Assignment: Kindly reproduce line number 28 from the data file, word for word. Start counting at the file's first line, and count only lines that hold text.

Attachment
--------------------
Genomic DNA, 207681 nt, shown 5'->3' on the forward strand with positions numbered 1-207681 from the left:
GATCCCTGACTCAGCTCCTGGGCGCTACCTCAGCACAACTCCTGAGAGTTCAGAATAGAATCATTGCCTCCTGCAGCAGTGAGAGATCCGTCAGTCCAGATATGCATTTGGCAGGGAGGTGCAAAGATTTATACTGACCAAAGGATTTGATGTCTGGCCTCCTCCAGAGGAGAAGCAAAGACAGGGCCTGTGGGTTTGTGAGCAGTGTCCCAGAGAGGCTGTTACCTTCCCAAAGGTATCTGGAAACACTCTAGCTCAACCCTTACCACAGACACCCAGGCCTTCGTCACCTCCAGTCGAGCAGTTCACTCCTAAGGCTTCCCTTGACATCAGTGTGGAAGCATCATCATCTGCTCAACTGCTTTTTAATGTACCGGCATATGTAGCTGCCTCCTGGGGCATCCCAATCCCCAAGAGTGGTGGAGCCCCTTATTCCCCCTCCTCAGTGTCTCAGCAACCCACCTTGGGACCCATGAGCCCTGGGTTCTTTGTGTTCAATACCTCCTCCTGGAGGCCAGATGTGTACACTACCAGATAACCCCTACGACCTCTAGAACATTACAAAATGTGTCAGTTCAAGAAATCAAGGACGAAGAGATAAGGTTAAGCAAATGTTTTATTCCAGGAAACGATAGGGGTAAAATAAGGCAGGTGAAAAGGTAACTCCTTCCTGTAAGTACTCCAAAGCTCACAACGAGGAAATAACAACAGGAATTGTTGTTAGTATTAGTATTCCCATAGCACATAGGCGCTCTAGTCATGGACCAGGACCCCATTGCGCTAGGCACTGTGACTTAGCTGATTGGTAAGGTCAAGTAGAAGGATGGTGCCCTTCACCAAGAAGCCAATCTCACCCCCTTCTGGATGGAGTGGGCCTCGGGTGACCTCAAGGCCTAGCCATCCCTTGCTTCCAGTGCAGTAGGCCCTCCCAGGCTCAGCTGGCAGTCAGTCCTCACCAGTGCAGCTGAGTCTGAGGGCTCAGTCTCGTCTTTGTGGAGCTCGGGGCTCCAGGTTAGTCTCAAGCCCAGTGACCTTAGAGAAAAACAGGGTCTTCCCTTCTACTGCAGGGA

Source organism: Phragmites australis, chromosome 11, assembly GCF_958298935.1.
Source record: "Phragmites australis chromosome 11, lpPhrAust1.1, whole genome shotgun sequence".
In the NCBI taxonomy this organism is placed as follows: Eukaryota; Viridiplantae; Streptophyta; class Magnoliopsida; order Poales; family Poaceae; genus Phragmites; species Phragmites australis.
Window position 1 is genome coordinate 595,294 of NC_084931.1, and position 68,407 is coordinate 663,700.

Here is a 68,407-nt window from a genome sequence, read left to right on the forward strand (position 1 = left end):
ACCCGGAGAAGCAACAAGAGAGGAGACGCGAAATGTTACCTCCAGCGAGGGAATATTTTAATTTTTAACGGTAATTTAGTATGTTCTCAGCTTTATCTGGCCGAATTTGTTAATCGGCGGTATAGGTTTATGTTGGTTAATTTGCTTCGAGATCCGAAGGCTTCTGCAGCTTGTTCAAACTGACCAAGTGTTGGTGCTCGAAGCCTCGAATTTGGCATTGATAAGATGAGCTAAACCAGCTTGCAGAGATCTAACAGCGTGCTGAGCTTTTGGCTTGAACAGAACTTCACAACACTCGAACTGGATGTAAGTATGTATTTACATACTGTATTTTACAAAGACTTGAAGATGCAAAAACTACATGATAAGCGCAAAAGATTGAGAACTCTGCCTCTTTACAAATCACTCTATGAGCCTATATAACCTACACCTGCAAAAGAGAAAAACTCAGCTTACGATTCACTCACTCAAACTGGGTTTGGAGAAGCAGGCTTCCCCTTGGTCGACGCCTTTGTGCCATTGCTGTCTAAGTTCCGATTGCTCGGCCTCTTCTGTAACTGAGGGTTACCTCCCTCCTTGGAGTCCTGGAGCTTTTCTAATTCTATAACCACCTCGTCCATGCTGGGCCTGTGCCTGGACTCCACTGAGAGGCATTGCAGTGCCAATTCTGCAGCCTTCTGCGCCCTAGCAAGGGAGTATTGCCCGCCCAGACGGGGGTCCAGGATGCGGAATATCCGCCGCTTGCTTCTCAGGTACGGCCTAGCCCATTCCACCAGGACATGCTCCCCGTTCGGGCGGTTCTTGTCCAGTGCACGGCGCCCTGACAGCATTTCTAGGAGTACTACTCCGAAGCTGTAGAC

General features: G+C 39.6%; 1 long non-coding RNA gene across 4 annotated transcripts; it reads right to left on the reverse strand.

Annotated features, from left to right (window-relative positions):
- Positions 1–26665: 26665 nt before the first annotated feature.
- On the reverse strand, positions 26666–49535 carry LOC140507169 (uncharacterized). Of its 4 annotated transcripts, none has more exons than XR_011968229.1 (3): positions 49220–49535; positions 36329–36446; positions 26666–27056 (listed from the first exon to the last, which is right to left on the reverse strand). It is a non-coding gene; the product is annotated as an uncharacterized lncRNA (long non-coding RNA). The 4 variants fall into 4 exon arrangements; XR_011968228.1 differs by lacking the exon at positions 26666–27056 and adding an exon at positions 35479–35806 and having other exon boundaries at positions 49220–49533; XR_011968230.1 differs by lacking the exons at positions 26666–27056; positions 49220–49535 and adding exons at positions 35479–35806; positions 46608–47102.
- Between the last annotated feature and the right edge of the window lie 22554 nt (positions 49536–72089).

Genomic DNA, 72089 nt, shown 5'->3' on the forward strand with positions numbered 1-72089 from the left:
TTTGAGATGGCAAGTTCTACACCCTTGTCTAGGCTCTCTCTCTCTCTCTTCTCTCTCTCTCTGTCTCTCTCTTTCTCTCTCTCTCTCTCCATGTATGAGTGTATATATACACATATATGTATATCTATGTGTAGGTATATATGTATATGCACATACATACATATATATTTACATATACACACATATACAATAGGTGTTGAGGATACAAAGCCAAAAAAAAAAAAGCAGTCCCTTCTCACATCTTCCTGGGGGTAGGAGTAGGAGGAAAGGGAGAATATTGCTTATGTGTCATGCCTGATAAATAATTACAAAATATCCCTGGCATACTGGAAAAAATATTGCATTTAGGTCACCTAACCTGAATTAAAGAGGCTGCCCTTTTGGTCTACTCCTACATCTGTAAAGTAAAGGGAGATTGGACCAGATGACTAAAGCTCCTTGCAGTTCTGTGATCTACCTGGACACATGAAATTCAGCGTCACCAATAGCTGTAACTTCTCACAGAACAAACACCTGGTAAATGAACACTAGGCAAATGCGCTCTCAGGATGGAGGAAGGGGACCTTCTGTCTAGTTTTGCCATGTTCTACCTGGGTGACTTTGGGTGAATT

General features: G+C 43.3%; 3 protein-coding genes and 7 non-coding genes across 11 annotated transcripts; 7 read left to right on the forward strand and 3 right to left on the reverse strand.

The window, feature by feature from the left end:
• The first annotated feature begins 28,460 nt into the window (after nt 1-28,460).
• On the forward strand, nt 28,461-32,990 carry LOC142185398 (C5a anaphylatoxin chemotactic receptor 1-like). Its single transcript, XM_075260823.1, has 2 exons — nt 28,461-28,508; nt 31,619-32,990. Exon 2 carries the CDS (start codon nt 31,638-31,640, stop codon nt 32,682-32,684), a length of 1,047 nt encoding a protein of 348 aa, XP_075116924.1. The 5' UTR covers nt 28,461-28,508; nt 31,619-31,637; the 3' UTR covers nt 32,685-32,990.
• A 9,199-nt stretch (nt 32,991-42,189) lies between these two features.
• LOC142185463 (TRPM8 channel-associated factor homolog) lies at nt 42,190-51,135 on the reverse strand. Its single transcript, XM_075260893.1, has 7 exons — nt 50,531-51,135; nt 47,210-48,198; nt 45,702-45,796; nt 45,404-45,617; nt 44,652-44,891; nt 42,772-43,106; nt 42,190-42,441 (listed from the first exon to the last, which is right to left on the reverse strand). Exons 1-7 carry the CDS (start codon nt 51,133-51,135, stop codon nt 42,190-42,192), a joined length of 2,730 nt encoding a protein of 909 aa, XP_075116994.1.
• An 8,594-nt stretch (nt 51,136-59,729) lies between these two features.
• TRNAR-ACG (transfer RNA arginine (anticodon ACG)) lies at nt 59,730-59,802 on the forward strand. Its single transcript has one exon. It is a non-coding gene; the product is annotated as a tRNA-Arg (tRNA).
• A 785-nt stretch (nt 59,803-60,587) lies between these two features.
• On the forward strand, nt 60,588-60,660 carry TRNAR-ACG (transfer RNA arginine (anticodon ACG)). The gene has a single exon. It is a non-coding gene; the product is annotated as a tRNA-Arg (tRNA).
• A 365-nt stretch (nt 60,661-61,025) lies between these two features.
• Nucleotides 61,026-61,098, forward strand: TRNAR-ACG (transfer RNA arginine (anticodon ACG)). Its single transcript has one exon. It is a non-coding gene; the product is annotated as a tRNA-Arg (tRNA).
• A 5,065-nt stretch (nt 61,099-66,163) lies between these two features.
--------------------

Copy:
• A 5,065-nt stretch (nt 61,099-66,163) lies between these two features.